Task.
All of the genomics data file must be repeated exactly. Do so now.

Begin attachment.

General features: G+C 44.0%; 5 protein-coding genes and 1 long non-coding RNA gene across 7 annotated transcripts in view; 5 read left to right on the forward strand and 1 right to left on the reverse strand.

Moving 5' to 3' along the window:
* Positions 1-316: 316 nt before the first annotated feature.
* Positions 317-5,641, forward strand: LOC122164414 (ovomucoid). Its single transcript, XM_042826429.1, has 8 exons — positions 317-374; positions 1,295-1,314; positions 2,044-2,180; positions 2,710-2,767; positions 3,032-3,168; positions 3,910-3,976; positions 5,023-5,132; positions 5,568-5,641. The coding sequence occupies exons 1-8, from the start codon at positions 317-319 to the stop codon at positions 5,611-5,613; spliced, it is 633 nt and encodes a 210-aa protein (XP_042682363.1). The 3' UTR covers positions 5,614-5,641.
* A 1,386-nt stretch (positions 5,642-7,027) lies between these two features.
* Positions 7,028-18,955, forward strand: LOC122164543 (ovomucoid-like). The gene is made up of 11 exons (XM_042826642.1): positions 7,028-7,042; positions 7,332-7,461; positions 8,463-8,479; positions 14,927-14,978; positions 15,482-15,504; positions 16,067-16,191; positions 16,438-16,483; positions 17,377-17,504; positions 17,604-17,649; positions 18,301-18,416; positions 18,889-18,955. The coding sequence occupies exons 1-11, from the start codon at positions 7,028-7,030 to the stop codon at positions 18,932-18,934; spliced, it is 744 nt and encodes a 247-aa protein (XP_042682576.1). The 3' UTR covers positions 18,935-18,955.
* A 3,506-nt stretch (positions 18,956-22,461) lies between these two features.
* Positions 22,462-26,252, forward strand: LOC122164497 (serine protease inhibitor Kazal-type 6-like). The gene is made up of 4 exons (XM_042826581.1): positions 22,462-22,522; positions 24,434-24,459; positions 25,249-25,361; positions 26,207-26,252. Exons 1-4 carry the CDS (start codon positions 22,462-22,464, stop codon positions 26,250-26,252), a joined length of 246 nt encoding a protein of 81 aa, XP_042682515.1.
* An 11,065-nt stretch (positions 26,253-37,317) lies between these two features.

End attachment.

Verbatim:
General features: G+C 44.0%; 5 protein-coding genes and 1 long non-coding RNA gene across 7 annotated transcripts in view; 5 read left to right on the forward strand and 1 right to left on the reverse strand.

Moving 5' to 3' along the window:
* Positions 1-316: 316 nt before the first annotated feature.
* Positions 317-5,641, forward strand: LOC122164414 (ovomucoid). Its single transcript, XM_042826429.1, has 8 exons — positions 317-374; positions 1,295-1,314; positions 2,044-2,180; positions 2,710-2,767; positions 3,032-3,168; positions 3,910-3,976; positions 5,023-5,132; positions 5,568-5,641. The coding sequence occupies exons 1-8, from the start codon at positions 317-319 to the stop codon at positions 5,611-5,613; spliced, it is 633 nt and encodes a 210-aa protein (XP_042682363.1). The 3' UTR covers positions 5,614-5,641.
* A 1,386-nt stretch (positions 5,642-7,027) lies between these two features.
* Positions 7,028-18,955, forward strand: LOC122164543 (ovomucoid-like). The gene is made up of 11 exons (XM_042826642.1): positions 7,028-7,042; positions 7,332-7,461; positions 8,463-8,479; positions 14,927-14,978; positions 15,482-15,504; positions 16,067-16,191; positions 16,438-16,483; positions 17,377-17,504; positions 17,604-17,649; positions 18,301-18,416; positions 18,889-18,955. The coding sequence occupies exons 1-11, from the start codon at positions 7,028-7,030 to the stop codon at positions 18,932-18,934; spliced, it is 744 nt and encodes a 247-aa protein (XP_042682576.1). The 3' UTR covers positions 18,935-18,955.
* A 3,506-nt stretch (positions 18,956-22,461) lies between these two features.
* Positions 22,462-26,252, forward strand: LOC122164497 (serine protease inhibitor Kazal-type 6-like). The gene is made up of 4 exons (XM_042826581.1): positions 22,462-22,522; positions 24,434-24,459; positions 25,249-25,361; positions 26,207-26,252. Exons 1-4 carry the CDS (start codon positions 22,462-22,464, stop codon positions 26,250-26,252), a joined length of 246 nt encoding a protein of 81 aa, XP_042682515.1.
* An 11,065-nt stretch (positions 26,253-37,317) lies between these two features.